The first part of this webinar delved into the diverse factors contributing to the problems of inflow and infiltration (I&I), inflow and infiltration methods, and onsite inspections, with a focus on field inspections conducted during wet weather conditions. This second part outlines some specific cases of wet weather inspections that Civica conducted.
Case Study 1: York Region I&I Reduction Project
The first test was carried out in York Region. During a minor storm, a local creek displayed heightened flow; however, nearby sanitary maintenance holes remained unaffected by the creek’s influence. In a larger storm, the creek’s waters raised, leading to bank overflow and submergence of the maintenance holes.
In another case, a drainage channel that was bone dry during a site visit in August had elevated flows during a larger storm. The water level rose significantly and interacted with the sanitary maintenance holes near the channel. Upon removing the lid of the MH at this site, a substantial portion of the drainage channel’s water was entering the sanitary system through defects in the maintenance hole structure.
To combat standing water on maintenance holes, several municipalities are adopting securely fastened covers and frames, with recommendations to raise the structure to prevent interaction if possible (i.e. off road conditions).
Case Study 2a: Storm Event
The study was conducted in the City of Toronto. It involved 53 millimeters of rainfall spread across a 17-hour period. The objective of the study was to determine discharge points of drainage features that were identified as potential I&I sources through previous dry weather inspections.
A hydrograph from a downstream flow meter placed at the study area’s outlet showed that under dry conditions, the flow remained relatively steady at one to two liters per second. During the wet weather event, however, the flow multiplied by six or seven times.
Different addresses were revisited to confirm their ultimate drainage connections. Five initial locations on the list were verified as being linked to the sanitary sewer system. A few catch basins situated at the rear of properties posed unique challenges. Despite traditional dye testing, these catch basins exhibited limited visibility, possibly due to pipe storage or defects connecting to the storm sewer system. This provided assurance regarding the drainage paths of numerous potential sources and confirmed connections to either the sanitary or storm sewer systems.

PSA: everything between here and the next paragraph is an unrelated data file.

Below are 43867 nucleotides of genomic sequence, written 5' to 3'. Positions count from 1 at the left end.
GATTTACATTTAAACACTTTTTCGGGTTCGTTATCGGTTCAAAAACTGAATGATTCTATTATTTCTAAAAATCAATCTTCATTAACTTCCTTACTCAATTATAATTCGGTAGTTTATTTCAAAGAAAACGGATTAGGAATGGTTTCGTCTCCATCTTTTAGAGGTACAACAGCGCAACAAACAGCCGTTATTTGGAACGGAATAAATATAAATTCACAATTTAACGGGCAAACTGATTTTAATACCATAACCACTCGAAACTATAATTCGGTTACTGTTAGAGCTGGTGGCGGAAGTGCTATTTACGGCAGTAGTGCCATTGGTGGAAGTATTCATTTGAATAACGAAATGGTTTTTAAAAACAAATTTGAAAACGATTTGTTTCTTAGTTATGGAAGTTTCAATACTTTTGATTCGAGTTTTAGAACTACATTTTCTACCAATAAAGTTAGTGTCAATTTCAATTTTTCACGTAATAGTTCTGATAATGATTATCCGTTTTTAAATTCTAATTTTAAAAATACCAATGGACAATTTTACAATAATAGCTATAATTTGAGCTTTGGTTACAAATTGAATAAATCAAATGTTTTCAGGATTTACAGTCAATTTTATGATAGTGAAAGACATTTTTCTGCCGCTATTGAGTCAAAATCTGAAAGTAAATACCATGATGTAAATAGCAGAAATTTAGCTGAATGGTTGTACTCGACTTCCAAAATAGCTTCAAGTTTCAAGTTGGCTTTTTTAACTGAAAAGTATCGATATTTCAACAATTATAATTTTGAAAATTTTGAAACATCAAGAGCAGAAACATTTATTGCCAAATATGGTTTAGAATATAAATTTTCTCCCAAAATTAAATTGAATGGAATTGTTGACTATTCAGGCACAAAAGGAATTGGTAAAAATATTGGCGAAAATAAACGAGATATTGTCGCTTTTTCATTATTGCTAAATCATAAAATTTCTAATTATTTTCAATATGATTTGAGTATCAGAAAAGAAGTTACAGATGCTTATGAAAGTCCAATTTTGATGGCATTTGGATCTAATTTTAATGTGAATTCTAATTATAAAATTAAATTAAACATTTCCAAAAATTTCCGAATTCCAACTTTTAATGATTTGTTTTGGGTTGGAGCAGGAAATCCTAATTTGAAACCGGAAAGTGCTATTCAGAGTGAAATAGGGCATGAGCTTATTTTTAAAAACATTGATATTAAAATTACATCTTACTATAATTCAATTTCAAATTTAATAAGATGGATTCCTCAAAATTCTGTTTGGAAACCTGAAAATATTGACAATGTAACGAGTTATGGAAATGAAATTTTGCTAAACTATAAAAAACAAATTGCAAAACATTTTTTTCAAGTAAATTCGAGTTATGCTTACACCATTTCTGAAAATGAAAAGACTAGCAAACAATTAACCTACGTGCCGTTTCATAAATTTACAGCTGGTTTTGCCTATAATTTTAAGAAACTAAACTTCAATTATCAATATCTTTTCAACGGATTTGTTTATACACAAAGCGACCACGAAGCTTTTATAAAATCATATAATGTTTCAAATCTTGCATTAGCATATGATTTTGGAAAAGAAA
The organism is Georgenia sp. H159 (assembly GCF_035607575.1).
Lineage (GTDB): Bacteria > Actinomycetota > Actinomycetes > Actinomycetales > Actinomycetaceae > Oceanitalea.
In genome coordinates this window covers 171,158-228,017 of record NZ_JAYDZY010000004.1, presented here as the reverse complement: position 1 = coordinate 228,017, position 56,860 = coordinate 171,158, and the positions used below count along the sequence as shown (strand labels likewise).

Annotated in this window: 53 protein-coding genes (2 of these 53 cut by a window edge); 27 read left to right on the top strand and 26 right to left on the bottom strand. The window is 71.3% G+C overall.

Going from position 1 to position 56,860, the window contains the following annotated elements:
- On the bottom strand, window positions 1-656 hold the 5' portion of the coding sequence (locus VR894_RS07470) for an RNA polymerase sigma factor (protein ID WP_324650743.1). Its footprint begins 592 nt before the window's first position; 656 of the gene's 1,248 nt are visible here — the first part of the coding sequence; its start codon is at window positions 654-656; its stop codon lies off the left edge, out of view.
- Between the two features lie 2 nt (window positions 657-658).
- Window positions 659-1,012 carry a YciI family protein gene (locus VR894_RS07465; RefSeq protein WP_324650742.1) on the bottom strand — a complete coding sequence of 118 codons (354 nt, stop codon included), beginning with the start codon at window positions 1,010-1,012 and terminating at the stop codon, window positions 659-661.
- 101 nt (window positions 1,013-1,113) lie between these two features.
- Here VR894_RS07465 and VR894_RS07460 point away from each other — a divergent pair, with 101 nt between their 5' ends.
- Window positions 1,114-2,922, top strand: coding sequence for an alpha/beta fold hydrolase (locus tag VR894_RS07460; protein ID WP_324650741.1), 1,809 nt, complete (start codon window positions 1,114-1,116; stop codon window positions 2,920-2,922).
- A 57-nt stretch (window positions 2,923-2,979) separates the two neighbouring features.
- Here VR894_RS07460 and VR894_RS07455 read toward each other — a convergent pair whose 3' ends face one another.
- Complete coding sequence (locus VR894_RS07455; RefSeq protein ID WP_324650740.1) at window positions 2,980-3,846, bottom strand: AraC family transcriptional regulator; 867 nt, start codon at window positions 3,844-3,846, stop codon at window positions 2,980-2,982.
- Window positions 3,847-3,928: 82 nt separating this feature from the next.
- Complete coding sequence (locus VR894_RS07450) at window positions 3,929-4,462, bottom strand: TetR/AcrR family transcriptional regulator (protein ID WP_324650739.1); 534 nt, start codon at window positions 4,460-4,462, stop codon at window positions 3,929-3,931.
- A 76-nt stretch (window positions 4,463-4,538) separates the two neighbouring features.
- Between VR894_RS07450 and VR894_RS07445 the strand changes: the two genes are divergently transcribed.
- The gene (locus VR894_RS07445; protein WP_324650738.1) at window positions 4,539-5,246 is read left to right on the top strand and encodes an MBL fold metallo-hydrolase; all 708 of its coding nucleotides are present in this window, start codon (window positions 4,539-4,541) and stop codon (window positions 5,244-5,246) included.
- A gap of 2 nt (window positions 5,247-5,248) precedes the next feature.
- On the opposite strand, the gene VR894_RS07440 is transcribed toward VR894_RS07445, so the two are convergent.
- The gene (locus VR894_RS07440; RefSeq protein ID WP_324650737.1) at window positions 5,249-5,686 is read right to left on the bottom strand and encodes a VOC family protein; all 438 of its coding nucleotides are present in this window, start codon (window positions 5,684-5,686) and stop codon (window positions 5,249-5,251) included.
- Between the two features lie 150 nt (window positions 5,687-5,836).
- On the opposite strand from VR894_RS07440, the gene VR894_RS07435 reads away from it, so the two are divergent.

As part of the dye testing work, CCTV inspections were also conducted concurrently. Among the 26 laterals inspected, only four exhibited low or no flow, 20 displayed moderate flow levels, and two registered high flow rates.
Case Study 2b: Storm Event
A follow-up case study was conducted in the City of Toronto to validate connectivity and response times of foundation drains during storms to see where some of the I&I was getting in. The goal was also to evaluate the effective zone of influence on foundation drains and see how far away the water infiltration was from the foundation wall. The project involved a much smaller rain event of only 16 millimeters.
A lateral inspection camera was launched on multiple properties to look at the condition of the laterals and make sure they were not in disrepair. When inspected during wet weather, it is important to inspect if the laterals are in poor condition. Dye testing at the surface was also conducted at the downspouts outlet – the first test occurring right at the foundation wall. The results showed that it took only 10 minutes for the surface water to get into the foundation drain and then into the lateral and sanitary sewer system.
Another test was then conducted shortly after that with a green dye at about 1.7 meters
from the foundation wall. Within 20 minutes the water reached the sanitary sewer system. This testing proved that the majority of the flow was coming from foundation drains and not defects within the laterals themselves. This data is relevant to know when making recommendations as to how far away downspouts should be discharged from the foundation. Based on the testing, the zone of influence on foundation drains is approximately two meters.
As part of the study, 185 downspouts were surveyed within a small section of the street. It was found that a majority of the downspouts (64%) discharge within two meters of the foundation.
Wet Weather Inspection Challenges
Ultimately, not many companies perform wet weather inspections. The reason for this is that wet weather inspections pose significant challenges, including:
- Wet weather is hard to anticipate, plan and schedule
- Disruption to field operations
- Staff and equipment get very wet
- Safety precautions (traffic control, visibility, etc.)
Conclusion & Recommendations
Despite the challenges, wet weather inspections are highly effective in finding I&I sources. To conduct accurate testing, dedicated forecasting and planning are key to successful wet weather inspection operations. Simulated wet weather inspections are also alternatives in order not to be fully restricted by weather.
The case studies show that flow monitoring is needed to capture elevated flows to prioritize wet weather work. Wet weather inspections should be added to regular I&I reduction programs and foundation drains/downspout discharge distances need consideration for I&I reduction studies.
Connect with Our Experts to Learn More
Civica is a leader in water resources products, product integration and consulting services. Civica carries out a variety of field services, such as flow and rainfall monitoring, CCTV services, MH inspections, smoke & dye testing, lot and drainage inventory, rainfall simulation testing, wet-weather investigations, MH flood testing, sewer inspection, and more. Connect with the experts at Civica to learn more about any of these services or to discuss your needs.
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